On top of that, as part of the deal just to release My December, Kelly essentially had to do exactly as her label said the next time around. Her fourth album, the somewhat ironically titled All I Ever Wanted, was a stark contrast to My December‘s dark angst and rawness; instead, it was bubbly pop and very mainstream. With plenty of promotion and three singles, it sold about the same as My December had.


Case Study 3: Avril Lavigne’s Record Label Woes

Avril Lavigne’s career kicked off in 2002 with her 17 million selling debut album, Let Go. The young alt-pop teenager was known for being angsty, misbehaved, and tomboyish, all in contrast to the conventional pop star qualities of someone like Britney Spears. Avril’s second album was darker and a bit heavier, but by the time she got to album #3 in 2007, Avril was ready for a change. The Best Damn Thing was a stylistic 180 from the first two records: Avril suddenly sported pink streaks in her blonder hair, wore sparkly dresses and skirts, and had traded in her combat boots and Vans for heels. The lead single, “Girlfriend,” was a cheerleader chant of girly pop mixed with punk. Though many of Avril’s earlier fans abandoned ship, “Girlfriend” went on to be Avril’s first #1 on the Hot 100 radio charts and the first YouTube video by any artist to surpass 100 million views. It was hugely successful, but also marked a clear change in Avril’s career.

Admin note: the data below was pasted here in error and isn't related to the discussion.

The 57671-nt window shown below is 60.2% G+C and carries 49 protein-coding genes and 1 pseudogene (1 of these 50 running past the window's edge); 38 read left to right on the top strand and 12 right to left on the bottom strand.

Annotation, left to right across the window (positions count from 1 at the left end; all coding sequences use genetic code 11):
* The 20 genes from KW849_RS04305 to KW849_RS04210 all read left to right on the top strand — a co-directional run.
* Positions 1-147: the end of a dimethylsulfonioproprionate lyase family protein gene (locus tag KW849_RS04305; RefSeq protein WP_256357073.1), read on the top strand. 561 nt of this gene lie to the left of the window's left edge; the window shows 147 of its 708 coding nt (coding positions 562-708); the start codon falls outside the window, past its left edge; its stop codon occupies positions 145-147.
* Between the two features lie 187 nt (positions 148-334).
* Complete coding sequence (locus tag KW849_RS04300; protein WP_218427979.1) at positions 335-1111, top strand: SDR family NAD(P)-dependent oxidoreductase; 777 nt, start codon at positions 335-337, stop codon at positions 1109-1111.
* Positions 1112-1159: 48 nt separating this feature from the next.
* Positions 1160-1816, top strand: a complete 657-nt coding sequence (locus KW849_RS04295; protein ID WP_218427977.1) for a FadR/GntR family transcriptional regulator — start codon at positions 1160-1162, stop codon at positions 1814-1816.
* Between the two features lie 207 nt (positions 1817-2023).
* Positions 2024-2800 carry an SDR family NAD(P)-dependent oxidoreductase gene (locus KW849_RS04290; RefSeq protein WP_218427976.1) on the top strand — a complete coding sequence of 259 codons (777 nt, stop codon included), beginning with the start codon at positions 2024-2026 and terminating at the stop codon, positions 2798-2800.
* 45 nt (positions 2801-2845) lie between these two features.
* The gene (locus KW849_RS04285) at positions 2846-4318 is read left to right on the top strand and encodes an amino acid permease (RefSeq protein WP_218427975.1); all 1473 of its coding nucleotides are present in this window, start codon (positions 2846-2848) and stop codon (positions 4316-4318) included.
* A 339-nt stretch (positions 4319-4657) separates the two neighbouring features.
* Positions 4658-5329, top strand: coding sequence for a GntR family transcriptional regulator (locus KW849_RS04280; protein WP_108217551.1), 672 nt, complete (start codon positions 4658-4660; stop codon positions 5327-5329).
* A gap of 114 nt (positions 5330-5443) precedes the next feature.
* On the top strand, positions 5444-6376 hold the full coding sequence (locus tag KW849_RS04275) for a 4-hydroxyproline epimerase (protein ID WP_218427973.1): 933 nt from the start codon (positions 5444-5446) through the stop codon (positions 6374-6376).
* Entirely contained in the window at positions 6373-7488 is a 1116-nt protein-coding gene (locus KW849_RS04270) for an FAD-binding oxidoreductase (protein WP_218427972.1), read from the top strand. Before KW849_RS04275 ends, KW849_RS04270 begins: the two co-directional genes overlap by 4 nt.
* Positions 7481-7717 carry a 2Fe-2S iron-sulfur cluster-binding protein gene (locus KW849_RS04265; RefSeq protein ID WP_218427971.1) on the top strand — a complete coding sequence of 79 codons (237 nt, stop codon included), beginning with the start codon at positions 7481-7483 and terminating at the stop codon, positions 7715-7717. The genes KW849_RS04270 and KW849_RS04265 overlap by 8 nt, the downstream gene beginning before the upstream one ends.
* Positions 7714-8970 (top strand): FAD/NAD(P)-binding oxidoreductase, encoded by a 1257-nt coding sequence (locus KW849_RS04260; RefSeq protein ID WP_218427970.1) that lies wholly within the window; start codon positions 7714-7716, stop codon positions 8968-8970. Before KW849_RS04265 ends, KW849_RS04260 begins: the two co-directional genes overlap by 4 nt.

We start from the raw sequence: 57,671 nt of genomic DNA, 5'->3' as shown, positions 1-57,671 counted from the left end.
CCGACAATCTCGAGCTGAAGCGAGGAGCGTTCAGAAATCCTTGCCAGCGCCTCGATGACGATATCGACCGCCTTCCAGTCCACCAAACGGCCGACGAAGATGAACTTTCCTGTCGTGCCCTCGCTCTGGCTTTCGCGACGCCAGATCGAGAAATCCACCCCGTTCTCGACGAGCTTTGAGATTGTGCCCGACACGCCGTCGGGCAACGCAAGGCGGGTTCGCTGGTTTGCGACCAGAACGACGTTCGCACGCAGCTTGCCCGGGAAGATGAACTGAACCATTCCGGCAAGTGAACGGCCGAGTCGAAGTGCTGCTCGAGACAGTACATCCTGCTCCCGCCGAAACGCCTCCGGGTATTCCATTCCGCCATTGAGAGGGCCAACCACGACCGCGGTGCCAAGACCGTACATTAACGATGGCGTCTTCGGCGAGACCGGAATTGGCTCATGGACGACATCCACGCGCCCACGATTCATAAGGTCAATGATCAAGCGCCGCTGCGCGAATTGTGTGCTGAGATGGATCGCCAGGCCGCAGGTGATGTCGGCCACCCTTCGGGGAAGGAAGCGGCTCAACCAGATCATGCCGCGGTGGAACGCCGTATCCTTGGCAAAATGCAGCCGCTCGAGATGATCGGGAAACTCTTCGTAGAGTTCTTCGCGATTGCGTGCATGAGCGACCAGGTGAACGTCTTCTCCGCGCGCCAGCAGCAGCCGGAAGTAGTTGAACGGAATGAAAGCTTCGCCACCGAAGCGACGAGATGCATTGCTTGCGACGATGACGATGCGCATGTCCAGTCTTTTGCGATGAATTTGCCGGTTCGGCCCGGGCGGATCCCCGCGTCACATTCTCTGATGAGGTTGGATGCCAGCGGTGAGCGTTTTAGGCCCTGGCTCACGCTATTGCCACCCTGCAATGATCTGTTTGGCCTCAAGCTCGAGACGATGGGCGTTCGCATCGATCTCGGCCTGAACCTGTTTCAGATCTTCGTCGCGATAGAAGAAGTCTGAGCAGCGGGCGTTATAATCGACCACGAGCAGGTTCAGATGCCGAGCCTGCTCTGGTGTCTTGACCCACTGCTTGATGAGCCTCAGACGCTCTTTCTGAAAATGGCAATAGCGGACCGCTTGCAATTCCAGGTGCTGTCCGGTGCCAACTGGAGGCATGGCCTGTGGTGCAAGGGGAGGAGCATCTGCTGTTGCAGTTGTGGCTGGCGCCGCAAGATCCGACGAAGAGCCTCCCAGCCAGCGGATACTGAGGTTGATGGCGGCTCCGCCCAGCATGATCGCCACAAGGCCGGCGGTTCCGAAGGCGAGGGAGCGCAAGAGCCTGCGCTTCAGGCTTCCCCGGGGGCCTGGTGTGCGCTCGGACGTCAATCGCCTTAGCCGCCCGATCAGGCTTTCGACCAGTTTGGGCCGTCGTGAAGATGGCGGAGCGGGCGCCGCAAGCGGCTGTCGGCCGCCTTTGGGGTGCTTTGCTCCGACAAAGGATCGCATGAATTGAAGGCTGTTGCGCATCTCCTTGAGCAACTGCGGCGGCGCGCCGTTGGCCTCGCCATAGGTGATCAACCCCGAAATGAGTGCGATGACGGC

Fast forward to late 2009. Avril was going through a divorce and had written a new album full of softer ballads, acoustic tunes, and somber lyrics. It was the opposite of The Best Damn Thing, and more akin to her debut album in many ways. But her label wasn’t having it. Instead, they wanted Avril to recreate the success of “Girlfriend,” and after months of fighting and holding out, Avril finally was forced back into the studio with hit producers to make more “radio-friendly” songs. Finally, in 2011, Avril was able to release Goodbye Lullaby. While much of it was as she had originally envisioned it, the album was offset by a try-hard singles like “What The Hell” and “Smile.” It was confusing marketing: The singles suggested that Avril was still in her bratty phase and hadn’t evolved, yet the album – for those who actually listened – did show maturity and depth.

Avril didn’t keep her frustrations to herself. She posted the following statement on her website in November 2010:

I just wanted to fill you guys in. I’m done with my 4th record! Well, actually I have been done for a year and now my record company have finally decided to release it. OMG. How nice! Thanks guys.

I have been dying to get back out on the road and do what I love the most … PLAY MUSIC. I know you guys have been waiting for a long time … and so have I, but not by choice. I have been sitting with this record for a year now. It’s really special to me. I have produced a couple tracks alone for the first time, written solo, with friends, I have pushed myself and I feel proud.